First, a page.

In April 2019 then minister of international trade Jim Carr commissioned an external legal review to advise him on “how best to equip the Canadian Ombudsperson for Responsible Enterprise (CORE) with sufficient tools to engage in credible and effective investigations of alleged human rights abuse and to ensure that she has the powers to compel witnesses and documents.”
For a year and a half the government buried the results of the “time-bound” external legal review and failed to give the CORE the powers that were promised, and that the review confirms are needed.
Today, the report has finally been made public: not by the government, but by civil society.
Key observations from the McIsaac report:
- “While the best way to ensure that the CORE has the necessary powers to compel witnesses and the production of documents would be to enact legislation to establish the CORE, appointing the CORE as a commissioner under Part I of the Inquiries Act could also achieve that objective, while, at the same time, retaining the overall mandate currently envisaged for the CORE.” (emphasis added)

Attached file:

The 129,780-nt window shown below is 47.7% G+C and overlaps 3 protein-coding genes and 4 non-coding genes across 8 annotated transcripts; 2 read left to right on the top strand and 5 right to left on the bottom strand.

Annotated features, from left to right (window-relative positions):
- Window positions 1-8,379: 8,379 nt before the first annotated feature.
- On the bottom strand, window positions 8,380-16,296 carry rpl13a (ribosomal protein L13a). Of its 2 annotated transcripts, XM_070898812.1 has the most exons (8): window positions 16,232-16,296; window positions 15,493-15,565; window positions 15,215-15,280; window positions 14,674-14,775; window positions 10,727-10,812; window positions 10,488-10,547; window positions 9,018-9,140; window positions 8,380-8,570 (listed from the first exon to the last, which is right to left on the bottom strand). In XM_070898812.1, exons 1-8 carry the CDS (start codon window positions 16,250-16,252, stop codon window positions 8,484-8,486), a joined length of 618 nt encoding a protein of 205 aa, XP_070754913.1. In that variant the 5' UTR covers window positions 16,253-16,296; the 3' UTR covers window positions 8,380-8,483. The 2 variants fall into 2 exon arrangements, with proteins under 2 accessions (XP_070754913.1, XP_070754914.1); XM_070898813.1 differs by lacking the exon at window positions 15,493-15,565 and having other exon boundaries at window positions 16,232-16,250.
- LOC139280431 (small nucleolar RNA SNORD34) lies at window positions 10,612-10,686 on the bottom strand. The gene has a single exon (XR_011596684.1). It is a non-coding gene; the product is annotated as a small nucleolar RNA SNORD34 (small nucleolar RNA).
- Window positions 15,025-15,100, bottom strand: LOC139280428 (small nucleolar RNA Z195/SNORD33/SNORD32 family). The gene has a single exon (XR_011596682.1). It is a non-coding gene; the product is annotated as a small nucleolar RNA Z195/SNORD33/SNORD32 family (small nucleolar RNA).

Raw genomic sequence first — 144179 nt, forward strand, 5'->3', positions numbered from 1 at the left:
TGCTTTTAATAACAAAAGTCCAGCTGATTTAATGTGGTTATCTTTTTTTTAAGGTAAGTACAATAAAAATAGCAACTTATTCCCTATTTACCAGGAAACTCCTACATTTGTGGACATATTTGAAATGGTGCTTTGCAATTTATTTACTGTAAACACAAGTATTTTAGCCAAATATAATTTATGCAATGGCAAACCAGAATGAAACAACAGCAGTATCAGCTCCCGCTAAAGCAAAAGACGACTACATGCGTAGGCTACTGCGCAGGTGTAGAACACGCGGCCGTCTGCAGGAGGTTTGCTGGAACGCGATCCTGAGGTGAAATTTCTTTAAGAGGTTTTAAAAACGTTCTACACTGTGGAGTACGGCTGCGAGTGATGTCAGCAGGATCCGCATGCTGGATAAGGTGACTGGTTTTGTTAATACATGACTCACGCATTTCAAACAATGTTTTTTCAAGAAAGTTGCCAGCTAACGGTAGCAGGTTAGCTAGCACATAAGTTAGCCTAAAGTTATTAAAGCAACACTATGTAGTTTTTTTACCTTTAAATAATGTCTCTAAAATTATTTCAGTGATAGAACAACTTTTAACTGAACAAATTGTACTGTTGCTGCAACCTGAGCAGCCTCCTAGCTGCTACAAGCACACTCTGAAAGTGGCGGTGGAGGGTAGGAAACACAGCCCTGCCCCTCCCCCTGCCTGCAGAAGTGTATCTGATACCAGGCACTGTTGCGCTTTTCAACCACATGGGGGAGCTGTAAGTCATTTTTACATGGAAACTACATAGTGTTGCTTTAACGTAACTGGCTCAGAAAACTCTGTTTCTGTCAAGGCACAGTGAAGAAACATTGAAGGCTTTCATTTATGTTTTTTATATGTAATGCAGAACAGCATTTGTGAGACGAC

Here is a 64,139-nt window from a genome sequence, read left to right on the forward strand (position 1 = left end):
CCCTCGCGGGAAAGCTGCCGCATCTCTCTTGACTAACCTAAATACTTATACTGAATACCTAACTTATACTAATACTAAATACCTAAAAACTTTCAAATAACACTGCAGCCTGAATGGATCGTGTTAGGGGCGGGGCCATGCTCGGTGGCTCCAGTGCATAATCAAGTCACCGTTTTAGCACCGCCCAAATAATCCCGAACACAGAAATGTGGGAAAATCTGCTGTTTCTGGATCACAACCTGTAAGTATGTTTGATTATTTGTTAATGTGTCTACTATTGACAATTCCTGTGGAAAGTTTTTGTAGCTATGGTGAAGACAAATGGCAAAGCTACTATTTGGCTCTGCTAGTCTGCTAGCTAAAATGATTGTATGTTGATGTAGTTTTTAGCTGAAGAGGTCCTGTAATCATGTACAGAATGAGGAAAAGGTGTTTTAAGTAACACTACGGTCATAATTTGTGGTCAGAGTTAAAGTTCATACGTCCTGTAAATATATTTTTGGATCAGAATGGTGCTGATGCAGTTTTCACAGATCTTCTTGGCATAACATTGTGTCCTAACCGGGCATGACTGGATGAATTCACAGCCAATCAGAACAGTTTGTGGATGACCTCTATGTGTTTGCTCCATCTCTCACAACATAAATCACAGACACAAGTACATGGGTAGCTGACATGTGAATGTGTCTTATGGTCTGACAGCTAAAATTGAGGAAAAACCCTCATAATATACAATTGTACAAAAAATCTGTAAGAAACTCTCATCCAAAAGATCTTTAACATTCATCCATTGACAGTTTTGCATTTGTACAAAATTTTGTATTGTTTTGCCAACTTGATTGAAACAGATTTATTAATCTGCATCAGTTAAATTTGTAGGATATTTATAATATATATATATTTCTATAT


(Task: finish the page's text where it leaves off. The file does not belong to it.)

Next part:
- “If the CORE is structured as an ombudsperson appointed as a Ministerial Advisor, as is currently the case, its effectiveness will be dependent on the cooperation of the complainant and the entity being investigated.” (emphasis added)
- “…it is fair to say that without a way to compel the cooperation of the entities against which a complaint is made or others who may hold relevant information, the CORE’s effectiveness may be compromised.” (emphasis added)